LeBarre’s overview of the cash-strapped school meals program underscored the daunting barriers to change. But while CAFF’s Carlise-Cummins acknowledged the challenges were significant, she said they were not insurmountable. “It’s not impossible,” she said as attendees helped themselves to the buffet dinner. “You can do it. You can creatively work within a tight budget.” For inspiration, Carlisle-Cummins cited the Farm to School program in Southern California’s Riverside school district, an urban school district with a similar enrollment to Oakland’s.
After LeBarre’s presentation, the meeting broke into small discussion groups to talk about why each person was attracted to the Farm to School movement. LeBarre said that kind of feedback would be crucial as the initiative moves forward. “We’re bringing stakeholders together to find out what the priorities are,” LeBarre said. “What does ‘Farm to School’ mean [to them]? What does ‘local’ mean?” After all, she said, depending on one’s understanding of ‘local,’ produce can be sourced from within a 50-mile radius or as far away as one of the other Western states—all of which impacts what types of produce are available throughout the year.
The specifics of these definitions were not hammered out during last night’s meeting, but members of CAFF will be compiling survey responses from the meeting’s attendees. Those responses will factor into an OUSD Farm to School analysis that the alliance will release in March. The analysis will look at what the community wants in a Farm to School program, as well as release findings in CAFF’s effort to trace OUSD’s current produce purchasing arrangements. The forthcoming report will detail where OUSD’s current provider gets its produce and identify alternative sources of produce.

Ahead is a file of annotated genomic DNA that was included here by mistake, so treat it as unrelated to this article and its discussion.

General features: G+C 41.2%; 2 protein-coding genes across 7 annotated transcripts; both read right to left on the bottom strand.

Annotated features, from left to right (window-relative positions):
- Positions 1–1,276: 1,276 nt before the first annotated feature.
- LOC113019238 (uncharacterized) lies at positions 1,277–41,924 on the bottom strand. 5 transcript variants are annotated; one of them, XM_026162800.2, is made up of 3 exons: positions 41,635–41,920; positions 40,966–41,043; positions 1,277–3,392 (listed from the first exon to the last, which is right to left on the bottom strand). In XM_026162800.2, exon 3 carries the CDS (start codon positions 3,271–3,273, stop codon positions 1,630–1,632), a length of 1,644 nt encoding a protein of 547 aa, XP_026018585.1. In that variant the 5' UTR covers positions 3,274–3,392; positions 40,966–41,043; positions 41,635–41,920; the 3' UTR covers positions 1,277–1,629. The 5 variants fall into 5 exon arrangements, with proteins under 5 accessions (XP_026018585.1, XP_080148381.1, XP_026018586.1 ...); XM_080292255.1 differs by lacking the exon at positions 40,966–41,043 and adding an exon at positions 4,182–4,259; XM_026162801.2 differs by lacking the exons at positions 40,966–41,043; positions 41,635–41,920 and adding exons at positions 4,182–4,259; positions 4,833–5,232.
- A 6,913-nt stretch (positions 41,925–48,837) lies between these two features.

Most of the attendees were well-versed in the minutiae of school lunch and local food systems, a familiarity that Christopher Waters, founder of Nomad Café in North Oakland and member of the Oakland Food Policy Council, said was problematic. “We need to do a better job of bringing this out to the community,” said Waters, whose son attends Peralta Elementary School. “This crowd travels in the same circles a lot.”
Nationwide, the issue of school lunch reform has recently garnered increased momentum, particularly because the Child Nutrition Reauthorization Act—which determines funding for the national school lunch program—is set to be taken up by Congress this year. While last night’s meeting focused mostly on Oakland-specific efforts for reform, the desire for comprehensive national action loomed large. “To be sustainable, there needs to be reforms at the federal level,” Carlisle-Cummins said. “I can’t see [funding sources like private foundations] supporting school lunch in Oakland for the next thirty years”
Carlisle-Cummins acknowledged that in this economic climate, school lunch reform is just one in a long list of priorities for the federal—as well as state and local—government. “These are hard choices, but Farm to School is at the junction of some of the serious issues that the nation is now more aware of,” she said, citing Farm to School’s impact on public health, local agricultural systems and the environment.
Ultimately, she said, it’s a rallying cry that many can get behind. “It’s about feeding kids good food,” Carlisle-Cummins said. “It’s a happy solution to these problems. It’s something people can feel positive about.”
Image: Ildi Carlisle-Cummins, of CAFF, leads the Farm to School discussion.